Okay, duh… of course, this is about context and construction, all the “baggage” we bring to moment,  all those images and stories and movies from all those years, blah blah blah, but can we put that social context aside for one moment and just ask this one question:  is it possible that the shape of a roofline, the angle of a doorway might actually impact our breathing, our imaginations?

If you were reading these words on yellowed pages, a recently discovered manuscript from an old Master, a set of scribbled words from the hand of revered philosopher, and sitting in the halls of Harvard,  smelling the pages of millions of books, seeing the light streaming in the paned windows, would you not be receiving these words in a different way?  Would these words not be lifted somehow, off the screen of an obscure blogger in 2019, and into the weighty realm of importance? Would your tolerance for long-winded sentences be increased?

I’m going to Cal few days a week, to audit a few courses for my sabbatical work, an obligation I regret I signed on for…So I’m making something out of it, I’m naming it, like I do. That’s what I do.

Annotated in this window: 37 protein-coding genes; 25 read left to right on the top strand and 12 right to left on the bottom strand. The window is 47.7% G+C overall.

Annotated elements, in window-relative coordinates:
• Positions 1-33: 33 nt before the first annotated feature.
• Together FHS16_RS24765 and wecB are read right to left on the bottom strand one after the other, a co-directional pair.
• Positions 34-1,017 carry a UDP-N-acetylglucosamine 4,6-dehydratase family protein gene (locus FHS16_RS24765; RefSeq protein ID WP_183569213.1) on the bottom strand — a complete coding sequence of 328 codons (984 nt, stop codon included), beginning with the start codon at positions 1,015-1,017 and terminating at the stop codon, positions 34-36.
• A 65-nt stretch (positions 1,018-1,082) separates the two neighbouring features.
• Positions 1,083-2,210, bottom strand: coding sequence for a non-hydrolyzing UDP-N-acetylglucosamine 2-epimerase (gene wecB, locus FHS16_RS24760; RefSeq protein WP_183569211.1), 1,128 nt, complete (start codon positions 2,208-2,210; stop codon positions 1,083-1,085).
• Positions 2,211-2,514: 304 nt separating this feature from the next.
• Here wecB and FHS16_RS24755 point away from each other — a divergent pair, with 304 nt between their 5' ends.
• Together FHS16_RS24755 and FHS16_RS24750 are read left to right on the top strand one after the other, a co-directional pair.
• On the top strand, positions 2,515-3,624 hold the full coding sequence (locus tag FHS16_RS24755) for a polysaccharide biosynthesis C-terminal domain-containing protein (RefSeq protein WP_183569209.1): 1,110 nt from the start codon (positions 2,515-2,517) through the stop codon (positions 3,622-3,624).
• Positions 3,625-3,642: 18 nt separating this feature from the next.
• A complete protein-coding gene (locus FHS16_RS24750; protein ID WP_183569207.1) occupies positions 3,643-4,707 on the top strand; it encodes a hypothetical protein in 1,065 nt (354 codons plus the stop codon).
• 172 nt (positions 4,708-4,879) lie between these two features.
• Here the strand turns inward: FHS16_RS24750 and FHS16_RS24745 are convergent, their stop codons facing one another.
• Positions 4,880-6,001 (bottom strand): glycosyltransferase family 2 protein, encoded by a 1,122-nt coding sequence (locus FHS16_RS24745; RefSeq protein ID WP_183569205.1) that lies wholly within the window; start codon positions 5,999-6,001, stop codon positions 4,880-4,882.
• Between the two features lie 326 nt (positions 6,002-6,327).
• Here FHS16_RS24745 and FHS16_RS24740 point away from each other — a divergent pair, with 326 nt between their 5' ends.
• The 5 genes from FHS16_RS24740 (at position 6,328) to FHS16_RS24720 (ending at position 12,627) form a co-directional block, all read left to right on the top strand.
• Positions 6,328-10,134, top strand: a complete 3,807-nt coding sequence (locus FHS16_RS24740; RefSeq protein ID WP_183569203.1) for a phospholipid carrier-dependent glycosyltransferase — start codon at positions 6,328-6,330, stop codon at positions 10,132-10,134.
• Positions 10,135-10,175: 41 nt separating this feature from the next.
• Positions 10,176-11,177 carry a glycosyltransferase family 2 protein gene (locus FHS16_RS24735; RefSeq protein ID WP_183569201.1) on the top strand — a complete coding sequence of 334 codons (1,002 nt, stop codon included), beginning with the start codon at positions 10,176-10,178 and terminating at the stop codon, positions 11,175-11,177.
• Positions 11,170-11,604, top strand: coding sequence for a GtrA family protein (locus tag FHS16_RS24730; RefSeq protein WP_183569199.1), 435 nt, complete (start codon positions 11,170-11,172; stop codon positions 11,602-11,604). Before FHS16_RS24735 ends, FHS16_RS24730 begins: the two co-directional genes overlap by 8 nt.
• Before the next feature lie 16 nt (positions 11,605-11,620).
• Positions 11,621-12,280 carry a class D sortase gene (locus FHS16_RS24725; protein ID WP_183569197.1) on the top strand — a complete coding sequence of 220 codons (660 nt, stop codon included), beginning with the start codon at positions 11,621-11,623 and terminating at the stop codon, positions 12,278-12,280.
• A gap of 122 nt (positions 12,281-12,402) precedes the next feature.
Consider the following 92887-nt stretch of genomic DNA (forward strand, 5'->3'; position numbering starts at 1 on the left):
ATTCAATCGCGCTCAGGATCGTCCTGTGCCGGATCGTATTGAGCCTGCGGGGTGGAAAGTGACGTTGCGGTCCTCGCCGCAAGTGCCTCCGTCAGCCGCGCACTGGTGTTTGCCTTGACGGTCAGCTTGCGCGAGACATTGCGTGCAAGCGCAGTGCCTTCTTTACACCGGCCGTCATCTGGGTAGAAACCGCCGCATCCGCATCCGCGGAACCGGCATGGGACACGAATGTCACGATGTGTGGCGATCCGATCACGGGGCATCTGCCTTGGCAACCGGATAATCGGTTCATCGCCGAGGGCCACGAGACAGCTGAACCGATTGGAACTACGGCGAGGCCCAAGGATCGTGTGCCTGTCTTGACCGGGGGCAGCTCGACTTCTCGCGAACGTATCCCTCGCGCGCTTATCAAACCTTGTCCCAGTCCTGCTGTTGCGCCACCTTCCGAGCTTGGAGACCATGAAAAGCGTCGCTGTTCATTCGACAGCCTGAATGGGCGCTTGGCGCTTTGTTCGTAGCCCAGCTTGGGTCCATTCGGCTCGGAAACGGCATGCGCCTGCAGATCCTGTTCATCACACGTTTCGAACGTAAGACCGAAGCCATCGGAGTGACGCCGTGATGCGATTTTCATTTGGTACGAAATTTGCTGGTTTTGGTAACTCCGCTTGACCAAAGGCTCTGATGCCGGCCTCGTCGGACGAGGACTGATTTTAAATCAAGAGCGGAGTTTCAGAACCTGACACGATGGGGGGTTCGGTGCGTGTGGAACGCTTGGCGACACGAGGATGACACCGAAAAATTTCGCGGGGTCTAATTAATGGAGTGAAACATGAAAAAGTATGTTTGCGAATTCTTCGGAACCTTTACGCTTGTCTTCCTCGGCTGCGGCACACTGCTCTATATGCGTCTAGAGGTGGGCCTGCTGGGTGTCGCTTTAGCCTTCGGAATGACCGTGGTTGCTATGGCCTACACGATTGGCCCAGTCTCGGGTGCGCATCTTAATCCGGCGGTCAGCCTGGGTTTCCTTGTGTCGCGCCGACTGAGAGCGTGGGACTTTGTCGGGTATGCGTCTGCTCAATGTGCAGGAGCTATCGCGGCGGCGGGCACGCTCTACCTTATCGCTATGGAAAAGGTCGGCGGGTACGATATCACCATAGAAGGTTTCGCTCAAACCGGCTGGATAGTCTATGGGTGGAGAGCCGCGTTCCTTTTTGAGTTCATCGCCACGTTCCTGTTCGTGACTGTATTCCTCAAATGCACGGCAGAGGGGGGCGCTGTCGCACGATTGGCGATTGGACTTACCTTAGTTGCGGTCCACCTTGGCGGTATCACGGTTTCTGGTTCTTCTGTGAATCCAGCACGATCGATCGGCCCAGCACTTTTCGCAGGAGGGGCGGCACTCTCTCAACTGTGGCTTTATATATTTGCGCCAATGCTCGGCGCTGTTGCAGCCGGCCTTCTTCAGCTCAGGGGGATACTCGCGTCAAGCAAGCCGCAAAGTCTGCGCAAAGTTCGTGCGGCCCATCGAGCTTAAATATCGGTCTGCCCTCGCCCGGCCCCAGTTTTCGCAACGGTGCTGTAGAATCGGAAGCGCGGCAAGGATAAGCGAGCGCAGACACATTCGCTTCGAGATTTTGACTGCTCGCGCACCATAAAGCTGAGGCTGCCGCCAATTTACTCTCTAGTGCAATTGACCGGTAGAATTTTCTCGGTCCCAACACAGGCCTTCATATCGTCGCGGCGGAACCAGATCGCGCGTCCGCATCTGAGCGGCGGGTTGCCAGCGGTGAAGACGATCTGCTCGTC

I’m going to burrow into books.  I’m going to bask in the angles of the rooftops and window panes, I’m going to hover on the quaint bridges that cross over the creek. Architecture matters.   I’m going to breathe differently.  I will, therefore, think and feel differently.  I’ll tuck myself into a corner coffee shop, reading, reading…pencil in hand, scribbling scribbling scribbling.  I’ll imagine myself …

Again.

This time, I am a scholar, an intellectual, an old tweed jacket, the soft, worn pages of a Classic. I am the buildings themselves, containers of curiosity,  daring, and reverence.   I’m in deep, sequestered from the chaos of my adult life, imagining myself…

Exploding with ideas, inspired to really seek something.oldbook2

Of course,  this will only be true for 2 days out of 7,  the rest of which time I will be once again in my little house,  imagining myself … doing, being…something/someone  else.

Sigh.   I’m a theater artist, after all.

Architecture matters.

 

 

 

 

 

 

 

4 thoughts on “Monday Musings: Architecture Matters

  1. Henry "Hank" Bow House says: